This morning, the first commercial space launch to the International Space Station (ISS) lifted off from Cape Canaveral in Florida. It was launched by SpaceX, and will carry the company’s Dragon capsule, containing some 460 kilos of supplies, to the space station crew.
The Falcon 9 rocket runs on a mixture of liquid oxygen and kerosene. It is essentially a larger version of the company’s Falcon 1 rocket, which first reached orbit in 2008.
The launch is a huge success for SpaceX, which hopes to eventually play a major role in supporting the ISS. It is also a vindication for NASA, which has invested millions in commercial companies in recent years.
This is just the start of the mission, however. Over the next few days, the Dragon capsule will perform a number of maneuvering tests. It will then move near enough to the ISS to be snagged by the station’s robotic arm and guided in for docking. The supplies will be unloaded, and the capsule will be filled with a variety of cargo for transport back to earth, including several experiments that have languished on the station.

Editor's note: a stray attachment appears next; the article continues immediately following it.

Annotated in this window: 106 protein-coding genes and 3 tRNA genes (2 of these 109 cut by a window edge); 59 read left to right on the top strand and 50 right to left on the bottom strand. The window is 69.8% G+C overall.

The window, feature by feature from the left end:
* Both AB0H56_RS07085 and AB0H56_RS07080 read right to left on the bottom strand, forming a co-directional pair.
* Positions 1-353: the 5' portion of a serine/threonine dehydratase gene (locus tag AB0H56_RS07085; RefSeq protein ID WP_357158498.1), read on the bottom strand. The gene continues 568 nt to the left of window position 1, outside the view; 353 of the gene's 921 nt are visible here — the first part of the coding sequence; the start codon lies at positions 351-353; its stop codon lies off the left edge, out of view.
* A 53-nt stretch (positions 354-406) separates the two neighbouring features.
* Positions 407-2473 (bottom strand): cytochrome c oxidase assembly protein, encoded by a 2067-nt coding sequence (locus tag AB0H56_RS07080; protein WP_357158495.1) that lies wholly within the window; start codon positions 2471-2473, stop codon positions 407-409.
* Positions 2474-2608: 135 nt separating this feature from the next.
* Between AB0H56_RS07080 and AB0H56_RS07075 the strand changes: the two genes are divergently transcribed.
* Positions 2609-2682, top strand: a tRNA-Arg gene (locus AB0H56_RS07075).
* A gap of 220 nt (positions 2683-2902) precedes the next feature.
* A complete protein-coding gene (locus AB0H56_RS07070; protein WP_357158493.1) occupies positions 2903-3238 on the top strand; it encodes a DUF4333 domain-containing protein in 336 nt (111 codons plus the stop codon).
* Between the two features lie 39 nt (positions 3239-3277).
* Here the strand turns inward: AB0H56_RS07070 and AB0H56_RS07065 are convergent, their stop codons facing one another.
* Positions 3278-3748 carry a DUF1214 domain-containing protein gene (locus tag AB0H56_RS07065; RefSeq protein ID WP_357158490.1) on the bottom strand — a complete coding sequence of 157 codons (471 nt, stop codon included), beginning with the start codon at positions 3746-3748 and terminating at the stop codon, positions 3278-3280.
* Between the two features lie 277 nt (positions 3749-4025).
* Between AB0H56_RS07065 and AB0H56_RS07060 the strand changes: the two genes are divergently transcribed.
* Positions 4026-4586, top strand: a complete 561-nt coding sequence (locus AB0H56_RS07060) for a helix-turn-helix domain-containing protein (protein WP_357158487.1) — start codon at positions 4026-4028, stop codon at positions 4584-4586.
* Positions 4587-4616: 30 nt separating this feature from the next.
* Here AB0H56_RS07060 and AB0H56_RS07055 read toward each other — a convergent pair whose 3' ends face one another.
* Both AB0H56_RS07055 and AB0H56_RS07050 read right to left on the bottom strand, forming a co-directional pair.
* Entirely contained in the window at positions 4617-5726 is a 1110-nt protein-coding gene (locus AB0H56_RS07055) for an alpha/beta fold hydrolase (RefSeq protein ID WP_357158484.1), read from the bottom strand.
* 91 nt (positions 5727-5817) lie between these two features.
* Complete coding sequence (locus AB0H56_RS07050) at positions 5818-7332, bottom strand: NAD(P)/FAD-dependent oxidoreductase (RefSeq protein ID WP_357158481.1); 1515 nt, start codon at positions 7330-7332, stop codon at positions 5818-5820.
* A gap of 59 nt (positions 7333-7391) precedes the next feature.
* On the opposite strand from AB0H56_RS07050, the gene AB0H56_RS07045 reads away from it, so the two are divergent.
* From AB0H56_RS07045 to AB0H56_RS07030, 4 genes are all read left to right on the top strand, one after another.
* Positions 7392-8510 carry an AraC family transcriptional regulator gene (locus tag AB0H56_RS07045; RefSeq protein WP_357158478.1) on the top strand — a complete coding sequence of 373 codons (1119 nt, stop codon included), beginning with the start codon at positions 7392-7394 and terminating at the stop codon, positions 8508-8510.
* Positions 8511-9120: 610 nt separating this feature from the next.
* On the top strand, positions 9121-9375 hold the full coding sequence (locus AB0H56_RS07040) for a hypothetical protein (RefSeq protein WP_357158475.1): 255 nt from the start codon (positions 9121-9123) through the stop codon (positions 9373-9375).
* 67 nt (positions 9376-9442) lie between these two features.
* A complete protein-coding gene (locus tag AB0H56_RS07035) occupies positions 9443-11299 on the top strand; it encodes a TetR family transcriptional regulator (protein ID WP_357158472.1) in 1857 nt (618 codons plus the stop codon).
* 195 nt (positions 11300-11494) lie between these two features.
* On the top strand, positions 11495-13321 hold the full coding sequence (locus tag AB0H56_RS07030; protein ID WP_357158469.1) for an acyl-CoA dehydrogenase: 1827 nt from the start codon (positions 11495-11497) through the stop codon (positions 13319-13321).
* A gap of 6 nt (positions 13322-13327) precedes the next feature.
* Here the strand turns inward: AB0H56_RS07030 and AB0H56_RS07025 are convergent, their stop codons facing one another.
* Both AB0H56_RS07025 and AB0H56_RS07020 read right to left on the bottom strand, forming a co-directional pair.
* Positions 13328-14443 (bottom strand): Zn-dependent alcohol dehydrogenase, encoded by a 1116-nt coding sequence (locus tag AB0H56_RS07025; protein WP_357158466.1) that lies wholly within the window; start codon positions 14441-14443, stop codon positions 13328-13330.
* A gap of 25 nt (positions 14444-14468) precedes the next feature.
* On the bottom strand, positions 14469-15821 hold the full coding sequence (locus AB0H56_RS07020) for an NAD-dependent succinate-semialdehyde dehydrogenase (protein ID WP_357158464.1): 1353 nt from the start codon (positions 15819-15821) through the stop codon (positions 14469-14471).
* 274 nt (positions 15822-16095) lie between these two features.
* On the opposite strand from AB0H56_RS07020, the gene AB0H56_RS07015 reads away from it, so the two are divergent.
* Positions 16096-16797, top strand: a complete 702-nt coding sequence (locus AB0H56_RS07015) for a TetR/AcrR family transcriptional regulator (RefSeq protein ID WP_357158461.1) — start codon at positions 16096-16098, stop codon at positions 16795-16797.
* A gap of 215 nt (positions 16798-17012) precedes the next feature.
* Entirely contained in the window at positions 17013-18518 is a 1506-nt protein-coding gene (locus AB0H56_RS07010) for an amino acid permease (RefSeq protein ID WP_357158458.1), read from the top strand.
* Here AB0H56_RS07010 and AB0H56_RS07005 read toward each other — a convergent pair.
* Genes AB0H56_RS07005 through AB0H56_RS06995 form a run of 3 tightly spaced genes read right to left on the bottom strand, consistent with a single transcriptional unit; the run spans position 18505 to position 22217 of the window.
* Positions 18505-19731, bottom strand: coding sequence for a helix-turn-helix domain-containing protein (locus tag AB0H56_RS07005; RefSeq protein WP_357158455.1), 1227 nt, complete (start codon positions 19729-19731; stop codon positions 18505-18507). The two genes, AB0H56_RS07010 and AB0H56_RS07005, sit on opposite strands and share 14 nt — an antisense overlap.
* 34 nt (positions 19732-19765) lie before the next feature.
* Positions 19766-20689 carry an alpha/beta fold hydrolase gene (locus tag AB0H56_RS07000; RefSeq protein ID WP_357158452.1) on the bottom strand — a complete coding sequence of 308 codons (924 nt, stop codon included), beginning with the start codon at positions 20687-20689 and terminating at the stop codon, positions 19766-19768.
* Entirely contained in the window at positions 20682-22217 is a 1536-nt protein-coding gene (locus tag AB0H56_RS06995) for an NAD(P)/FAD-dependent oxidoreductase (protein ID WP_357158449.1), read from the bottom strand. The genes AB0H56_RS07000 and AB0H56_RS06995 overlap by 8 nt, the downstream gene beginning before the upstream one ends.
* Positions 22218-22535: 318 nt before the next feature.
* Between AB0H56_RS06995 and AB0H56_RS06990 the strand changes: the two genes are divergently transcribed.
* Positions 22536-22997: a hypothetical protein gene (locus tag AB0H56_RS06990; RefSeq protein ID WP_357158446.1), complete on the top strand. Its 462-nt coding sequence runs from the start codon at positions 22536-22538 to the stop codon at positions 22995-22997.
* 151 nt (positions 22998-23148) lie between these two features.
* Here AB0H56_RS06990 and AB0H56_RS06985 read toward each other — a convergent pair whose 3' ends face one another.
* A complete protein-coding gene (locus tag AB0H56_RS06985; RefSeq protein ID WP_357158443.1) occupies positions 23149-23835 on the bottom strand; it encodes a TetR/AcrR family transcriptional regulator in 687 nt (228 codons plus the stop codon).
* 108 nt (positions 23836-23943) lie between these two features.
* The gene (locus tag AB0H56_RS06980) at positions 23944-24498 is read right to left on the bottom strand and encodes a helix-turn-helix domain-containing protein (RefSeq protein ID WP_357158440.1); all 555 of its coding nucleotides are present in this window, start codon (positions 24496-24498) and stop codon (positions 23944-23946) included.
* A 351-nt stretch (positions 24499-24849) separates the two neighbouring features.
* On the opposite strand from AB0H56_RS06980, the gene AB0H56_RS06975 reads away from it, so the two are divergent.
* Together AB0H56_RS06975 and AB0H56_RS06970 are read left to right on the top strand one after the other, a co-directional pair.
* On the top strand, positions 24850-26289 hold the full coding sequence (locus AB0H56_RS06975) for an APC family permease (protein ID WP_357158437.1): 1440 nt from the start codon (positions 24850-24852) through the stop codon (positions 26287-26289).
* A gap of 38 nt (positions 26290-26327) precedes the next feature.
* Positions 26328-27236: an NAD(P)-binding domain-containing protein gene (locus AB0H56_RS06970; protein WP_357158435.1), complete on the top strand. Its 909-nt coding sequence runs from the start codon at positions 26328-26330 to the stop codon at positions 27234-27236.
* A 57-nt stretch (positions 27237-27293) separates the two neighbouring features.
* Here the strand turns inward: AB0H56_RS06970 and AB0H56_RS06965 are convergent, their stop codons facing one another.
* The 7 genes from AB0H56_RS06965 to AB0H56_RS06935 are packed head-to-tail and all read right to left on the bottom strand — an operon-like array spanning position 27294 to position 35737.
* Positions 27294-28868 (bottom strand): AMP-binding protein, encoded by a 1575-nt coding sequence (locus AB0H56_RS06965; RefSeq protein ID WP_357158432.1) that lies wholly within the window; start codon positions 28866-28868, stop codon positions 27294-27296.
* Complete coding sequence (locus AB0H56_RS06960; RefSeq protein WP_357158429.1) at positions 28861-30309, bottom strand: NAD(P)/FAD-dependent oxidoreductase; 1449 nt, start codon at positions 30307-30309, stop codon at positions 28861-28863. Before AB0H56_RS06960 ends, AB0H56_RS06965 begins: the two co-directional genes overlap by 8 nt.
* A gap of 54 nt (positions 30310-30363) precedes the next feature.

After 18 days at the space station, the capsule will undock and return to earth, splashing down in the Pacific Ocean. Only when the capsule is bobbing in the waves will the Dragon’s flight be considered a complete success.
Image: NASA TV